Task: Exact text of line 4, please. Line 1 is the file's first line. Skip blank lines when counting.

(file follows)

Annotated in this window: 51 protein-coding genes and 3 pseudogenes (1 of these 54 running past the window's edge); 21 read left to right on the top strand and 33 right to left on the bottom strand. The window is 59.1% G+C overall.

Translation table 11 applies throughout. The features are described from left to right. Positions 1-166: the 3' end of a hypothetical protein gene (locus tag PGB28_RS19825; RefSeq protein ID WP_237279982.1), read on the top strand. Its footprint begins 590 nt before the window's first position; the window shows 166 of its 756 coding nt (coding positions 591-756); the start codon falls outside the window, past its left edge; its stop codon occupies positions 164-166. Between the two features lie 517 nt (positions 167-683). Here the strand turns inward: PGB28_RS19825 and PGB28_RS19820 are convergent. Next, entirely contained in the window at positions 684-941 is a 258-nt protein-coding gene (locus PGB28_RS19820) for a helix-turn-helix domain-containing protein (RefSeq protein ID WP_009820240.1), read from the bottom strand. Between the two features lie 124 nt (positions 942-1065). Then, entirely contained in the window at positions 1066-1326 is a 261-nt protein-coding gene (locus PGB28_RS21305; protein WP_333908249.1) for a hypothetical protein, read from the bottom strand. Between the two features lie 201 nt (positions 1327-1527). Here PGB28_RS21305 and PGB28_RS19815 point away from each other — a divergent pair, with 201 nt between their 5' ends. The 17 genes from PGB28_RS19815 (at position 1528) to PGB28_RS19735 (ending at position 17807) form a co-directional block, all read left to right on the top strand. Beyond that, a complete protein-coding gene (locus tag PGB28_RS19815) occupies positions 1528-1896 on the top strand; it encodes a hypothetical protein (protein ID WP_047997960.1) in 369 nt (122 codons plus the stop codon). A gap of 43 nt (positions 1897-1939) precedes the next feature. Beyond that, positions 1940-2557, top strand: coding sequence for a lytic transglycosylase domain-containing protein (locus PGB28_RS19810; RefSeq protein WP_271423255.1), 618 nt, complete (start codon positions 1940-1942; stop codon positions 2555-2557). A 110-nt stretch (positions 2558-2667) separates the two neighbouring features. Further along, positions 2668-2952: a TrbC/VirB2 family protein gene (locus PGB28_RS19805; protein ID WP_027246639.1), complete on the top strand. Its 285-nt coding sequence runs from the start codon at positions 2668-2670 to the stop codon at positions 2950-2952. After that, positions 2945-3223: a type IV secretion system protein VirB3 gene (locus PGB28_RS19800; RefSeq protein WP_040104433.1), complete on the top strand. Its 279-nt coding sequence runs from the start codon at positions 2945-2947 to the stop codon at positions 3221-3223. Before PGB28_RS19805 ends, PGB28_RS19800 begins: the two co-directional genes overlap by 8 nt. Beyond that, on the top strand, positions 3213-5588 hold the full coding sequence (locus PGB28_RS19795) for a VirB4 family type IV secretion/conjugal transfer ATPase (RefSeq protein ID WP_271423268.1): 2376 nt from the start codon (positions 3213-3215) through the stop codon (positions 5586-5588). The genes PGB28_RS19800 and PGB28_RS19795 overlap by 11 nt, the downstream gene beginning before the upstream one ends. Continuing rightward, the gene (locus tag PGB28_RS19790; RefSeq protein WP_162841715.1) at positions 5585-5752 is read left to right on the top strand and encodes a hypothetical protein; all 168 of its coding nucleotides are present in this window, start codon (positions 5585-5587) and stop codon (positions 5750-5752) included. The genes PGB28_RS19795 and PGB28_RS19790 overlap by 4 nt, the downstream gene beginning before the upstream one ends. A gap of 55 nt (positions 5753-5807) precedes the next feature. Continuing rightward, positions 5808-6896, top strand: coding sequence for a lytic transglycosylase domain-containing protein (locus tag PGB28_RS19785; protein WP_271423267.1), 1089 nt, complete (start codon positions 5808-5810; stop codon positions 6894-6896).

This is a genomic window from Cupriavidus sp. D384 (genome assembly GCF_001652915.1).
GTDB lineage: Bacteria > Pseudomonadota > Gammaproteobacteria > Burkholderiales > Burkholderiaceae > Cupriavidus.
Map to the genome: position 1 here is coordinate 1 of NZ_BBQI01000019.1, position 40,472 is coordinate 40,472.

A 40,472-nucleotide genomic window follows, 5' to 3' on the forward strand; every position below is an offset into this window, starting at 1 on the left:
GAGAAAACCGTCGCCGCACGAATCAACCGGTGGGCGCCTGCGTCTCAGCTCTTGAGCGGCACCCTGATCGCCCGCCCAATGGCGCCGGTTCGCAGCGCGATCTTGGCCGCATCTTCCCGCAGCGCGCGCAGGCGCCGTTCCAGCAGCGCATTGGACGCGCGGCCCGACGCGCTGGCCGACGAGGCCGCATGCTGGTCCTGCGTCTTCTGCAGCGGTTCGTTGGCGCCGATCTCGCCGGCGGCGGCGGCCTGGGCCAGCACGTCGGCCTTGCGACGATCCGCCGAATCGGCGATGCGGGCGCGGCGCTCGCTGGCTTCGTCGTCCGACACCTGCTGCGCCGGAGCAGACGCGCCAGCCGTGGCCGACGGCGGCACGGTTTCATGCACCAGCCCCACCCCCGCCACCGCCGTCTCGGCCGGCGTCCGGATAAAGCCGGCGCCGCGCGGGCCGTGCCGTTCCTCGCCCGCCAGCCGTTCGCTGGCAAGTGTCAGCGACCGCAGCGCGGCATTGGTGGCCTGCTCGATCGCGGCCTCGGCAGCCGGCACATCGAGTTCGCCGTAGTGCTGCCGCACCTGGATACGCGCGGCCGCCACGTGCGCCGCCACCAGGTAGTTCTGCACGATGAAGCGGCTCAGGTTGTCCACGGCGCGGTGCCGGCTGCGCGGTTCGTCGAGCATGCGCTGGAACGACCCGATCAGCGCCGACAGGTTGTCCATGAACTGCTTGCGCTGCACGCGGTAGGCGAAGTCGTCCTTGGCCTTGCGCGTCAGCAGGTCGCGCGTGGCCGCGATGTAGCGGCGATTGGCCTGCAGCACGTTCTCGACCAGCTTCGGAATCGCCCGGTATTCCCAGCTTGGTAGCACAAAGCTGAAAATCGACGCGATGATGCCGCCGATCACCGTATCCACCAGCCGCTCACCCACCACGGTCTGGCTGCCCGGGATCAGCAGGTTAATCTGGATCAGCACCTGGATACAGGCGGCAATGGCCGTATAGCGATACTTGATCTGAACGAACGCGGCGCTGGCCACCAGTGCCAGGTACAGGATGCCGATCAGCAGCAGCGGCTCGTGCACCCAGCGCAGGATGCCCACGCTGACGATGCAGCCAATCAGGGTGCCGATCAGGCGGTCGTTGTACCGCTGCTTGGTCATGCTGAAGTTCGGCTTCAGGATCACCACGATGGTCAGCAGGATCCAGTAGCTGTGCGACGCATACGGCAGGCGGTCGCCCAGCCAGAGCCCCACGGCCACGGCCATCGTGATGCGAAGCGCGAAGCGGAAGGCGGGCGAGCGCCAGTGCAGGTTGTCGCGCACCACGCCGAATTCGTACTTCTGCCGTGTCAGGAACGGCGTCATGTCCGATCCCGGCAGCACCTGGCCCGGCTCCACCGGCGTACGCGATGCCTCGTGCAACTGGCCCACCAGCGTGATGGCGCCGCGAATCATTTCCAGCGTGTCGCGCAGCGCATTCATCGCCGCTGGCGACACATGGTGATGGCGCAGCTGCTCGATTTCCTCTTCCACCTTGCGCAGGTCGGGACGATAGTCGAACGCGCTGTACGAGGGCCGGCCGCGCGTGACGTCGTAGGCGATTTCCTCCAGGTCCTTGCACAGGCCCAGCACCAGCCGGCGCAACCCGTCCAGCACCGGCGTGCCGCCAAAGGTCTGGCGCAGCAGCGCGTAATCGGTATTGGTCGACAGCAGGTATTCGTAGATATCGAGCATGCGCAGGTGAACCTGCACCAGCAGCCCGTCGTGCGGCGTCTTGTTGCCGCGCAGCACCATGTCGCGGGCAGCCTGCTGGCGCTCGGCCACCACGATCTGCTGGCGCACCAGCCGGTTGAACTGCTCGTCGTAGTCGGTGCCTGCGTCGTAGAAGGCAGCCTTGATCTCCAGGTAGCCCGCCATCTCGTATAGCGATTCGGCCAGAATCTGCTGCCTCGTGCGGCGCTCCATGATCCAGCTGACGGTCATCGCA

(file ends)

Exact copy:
GTDB lineage: Bacteria > Pseudomonadota > Gammaproteobacteria > Burkholderiales > Burkholderiaceae > Cupriavidus.